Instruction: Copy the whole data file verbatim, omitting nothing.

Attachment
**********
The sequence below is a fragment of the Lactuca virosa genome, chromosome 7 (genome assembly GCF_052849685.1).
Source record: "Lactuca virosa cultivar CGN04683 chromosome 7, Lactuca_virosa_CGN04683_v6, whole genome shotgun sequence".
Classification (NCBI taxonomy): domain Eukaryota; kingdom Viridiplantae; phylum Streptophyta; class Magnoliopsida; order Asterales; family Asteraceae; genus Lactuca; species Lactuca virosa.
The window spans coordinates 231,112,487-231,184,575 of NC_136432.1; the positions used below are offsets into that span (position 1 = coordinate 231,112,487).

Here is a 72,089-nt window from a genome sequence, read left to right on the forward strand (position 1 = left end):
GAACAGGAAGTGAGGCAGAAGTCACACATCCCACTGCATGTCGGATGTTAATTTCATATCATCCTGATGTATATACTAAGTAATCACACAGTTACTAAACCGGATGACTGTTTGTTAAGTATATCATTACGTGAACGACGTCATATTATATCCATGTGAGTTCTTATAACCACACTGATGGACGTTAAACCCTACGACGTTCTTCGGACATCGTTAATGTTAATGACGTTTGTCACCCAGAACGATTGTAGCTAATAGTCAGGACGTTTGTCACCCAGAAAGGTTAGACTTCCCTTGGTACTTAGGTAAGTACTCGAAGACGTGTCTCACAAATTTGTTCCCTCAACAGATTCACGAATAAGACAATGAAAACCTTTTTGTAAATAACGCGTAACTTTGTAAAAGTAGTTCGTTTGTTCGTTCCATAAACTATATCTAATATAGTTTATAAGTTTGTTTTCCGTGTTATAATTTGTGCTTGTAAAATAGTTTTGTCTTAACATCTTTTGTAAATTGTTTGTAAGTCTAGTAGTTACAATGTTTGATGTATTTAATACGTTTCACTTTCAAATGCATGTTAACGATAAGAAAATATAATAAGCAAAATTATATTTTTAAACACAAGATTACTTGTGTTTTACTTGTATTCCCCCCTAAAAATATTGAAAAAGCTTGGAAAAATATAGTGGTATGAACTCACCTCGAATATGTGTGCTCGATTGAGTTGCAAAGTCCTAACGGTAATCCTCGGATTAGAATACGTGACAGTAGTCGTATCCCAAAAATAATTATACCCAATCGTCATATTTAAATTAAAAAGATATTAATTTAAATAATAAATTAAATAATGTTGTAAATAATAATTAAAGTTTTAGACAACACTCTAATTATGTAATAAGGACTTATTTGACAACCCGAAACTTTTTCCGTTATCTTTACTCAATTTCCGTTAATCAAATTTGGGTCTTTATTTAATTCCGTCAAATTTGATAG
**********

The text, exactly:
The sequence below is a fragment of the Lactuca virosa genome, chromosome 7 (genome assembly GCF_052849685.1).
Source record: "Lactuca virosa cultivar CGN04683 chromosome 7, Lactuca_virosa_CGN04683_v6, whole genome shotgun sequence".
Classification (NCBI taxonomy): domain Eukaryota; kingdom Viridiplantae; phylum Streptophyta; class Magnoliopsida; order Asterales; family Asteraceae; genus Lactuca; species Lactuca virosa.
The window spans coordinates 231,112,487-231,184,575 of NC_136432.1; the positions used below are offsets into that span (position 1 = coordinate 231,112,487).

Here is a 72,089-nt window from a genome sequence, read left to right on the forward strand (position 1 = left end):
GAACAGGAAGTGAGGCAGAAGTCACACATCCCACTGCATGTCGGATGTTAATTTCATATCATCCTGATGTATATACTAAGTAATCACACAGTTACTAAACCGGATGACTGTTTGTTAAGTATATCATTACGTGAACGACGTCATATTATATCCATGTGAGTTCTTATAACCACACTGATGGACGTTAAACCCTACGACGTTCTTCGGACATCGTTAATGTTAATGACGTTTGTCACCCAGAACGATTGTAGCTAATAGTCAGGACGTTTGTCACCCAGAAAGGTTAGACTTCCCTTGGTACTTAGGTAAGTACTCGAAGACGTGTCTCACAAATTTGTTCCCTCAACAGATTCACGAATAAGACAATGAAAACCTTTTTGTAAATAACGCGTAACTTTGTAAAAGTAGTTCGTTTGTTCGTTCCATAAACTATATCTAATATAGTTTATAAGTTTGTTTTCCGTGTTATAATTTGTGCTTGTAAAATAGTTTTGTCTTAACATCTTTTGTAAATTGTTTGTAAGTCTAGTAGTTACAATGTTTGATGTATTTAATACGTTTCACTTTCAAATGCATGTTAACGATAAGAAAATATAATAAGCAAAATTATATTTTTAAACACAAGATTACTTGTGTTTTACTTGTATTCCCCCCTAAAAATATTGAAAAAGCTTGGAAAAATATAGTGGTATGAACTCACCTCGAATATGTGTGCTCGATTGAGTTGCAAAGTCCTAACGGTAATCCTCGGATTAGAATACGTGACAGTAGTCGTATCCCAAAAATAATTATACCCAATCGTCATATTTAAATTAAAAAGATATTAATTTAAATAATAAATTAAATAATGTTGTAAATAATAATTAAAGTTTTAGACAACACTCTAATTATGTAATAAGGACTTATTTGACAACCCGAAACTTTTTCCGTTATCTTTACTCAATTTCCGTTAATCAAATTTGGGTCTTTATTTAATTCCGTCAAATTTGATAG